I decided to check out some of Norman Mailer’s work after he died earlier this year. I read The Executioner’s Song when it first came out in paper back and remember enjoying it but I was still in middle school then, a precocious reader true, so what did I know.
Paperbackswap.com did not have The Armies of the Night so I went with Miami and the Siege of Chicago.
If you don’t know much about the conventions of 1968 Mailer’s coverage makes for interesting reading. However, I’m not really sure you’ll know that much about the conventions when you’re done with the book. The main conceit of the book is that he places himself in the story as “The reporter”. If you find his account of own personal reaction to the events of 1968 interesting, as I did much of the time, then you’ll probably enjoy the book. I did find “the reporter” getting in the way a little too often. In the Chicago section he spends a great deal of time worrying about whether or not he should join the demonstrations going on in the parks and streets of Chicago. In my opinion, his decision not to join until the very end was basically a cowardly one, but whatever, join or abstain but get on with the story!!
The best part of the book is the account of the riots inside and outside of the Chicago convention. This section contains some of the most gripping narrative you’ll find anywhere. I found it very difficult to put down, even when the paragraphs ran on for pages. The events of the convention still shocked this reader almost 40 years later. One begins to understand just how frightening a time 1968 really was. Judging from this book Chicago Mayor Daley deserves a special place in the pantheon of political villains for the way he handled the situation, and the mess the Democratic party is still in makes much more sense. It’s clear from Mailer’s book that the Democrats were throwing away the national election for years to come. My copy of the book was from 1968 so it has no afterward from the author, but I’d be very interested in reading what he had to say several decades later.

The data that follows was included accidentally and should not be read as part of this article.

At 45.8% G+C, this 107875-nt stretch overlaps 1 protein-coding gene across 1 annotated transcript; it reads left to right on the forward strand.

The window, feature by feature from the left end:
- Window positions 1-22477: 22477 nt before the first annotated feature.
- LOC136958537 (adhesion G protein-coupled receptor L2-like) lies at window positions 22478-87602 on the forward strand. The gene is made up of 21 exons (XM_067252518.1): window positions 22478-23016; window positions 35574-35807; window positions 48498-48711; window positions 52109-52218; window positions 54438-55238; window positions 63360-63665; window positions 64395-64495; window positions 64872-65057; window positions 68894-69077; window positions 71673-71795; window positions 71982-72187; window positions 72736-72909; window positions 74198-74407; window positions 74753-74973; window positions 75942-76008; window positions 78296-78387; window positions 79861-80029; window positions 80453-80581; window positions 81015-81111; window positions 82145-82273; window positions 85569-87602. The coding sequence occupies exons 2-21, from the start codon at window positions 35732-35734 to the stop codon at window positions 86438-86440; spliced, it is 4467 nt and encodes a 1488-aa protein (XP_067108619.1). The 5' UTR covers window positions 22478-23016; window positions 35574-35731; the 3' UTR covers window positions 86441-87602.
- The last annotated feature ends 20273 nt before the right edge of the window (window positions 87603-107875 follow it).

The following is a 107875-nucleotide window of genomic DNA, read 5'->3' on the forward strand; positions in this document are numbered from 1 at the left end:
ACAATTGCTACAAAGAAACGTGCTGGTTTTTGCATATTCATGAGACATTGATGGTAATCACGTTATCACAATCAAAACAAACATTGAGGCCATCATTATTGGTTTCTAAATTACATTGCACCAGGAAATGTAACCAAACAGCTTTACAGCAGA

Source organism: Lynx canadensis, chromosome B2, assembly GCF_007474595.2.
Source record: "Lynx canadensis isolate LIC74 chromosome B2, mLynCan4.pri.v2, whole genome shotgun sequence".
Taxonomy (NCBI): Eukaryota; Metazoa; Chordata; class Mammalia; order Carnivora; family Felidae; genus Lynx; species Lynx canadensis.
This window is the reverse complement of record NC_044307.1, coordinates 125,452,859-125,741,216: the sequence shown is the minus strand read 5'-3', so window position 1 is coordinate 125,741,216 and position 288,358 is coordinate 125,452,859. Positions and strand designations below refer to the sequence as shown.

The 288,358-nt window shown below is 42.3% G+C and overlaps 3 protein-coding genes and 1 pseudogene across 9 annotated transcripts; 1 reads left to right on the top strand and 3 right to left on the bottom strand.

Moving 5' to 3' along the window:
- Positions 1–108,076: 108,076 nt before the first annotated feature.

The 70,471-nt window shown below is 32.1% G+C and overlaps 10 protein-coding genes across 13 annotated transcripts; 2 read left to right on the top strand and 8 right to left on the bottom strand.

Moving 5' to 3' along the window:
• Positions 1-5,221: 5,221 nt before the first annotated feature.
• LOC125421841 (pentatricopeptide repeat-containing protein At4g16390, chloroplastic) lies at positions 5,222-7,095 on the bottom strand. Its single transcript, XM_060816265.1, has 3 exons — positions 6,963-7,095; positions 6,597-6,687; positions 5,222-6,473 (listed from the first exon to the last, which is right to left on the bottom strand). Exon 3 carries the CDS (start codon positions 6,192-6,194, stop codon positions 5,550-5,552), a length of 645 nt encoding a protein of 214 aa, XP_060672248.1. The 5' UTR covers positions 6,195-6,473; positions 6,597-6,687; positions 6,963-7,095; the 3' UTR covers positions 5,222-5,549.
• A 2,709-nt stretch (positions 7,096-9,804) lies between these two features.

In the end, I’m giving Miami and the Siege of Chicago by Norman Mailer three and a half out of five stars. The Chicago section, the part without so much of “the reporter” at least, rescues the book from outright three star status. History buffs, political junkies and lovers of literary experimentation will find lots to enjoy in Miami and the Siege of Chicago.
I first ran this book in 2007 on my old blog Ready When You Are, C.B. I’m surprised to find that I only gave in 3.5 stars. In the years since writing this review my memory of the book has changed. No I remember really loving the book. I never did pursue more of Mr. Mailer’s writing, but I still intend to, his non-fiction at least. I’ve never read any of his fiction and have no desire to. I remember liking this book and thinking The Executioner’s Song was terrific, but I was only 13 when I read it. Gerald Ford was president. Things were different then.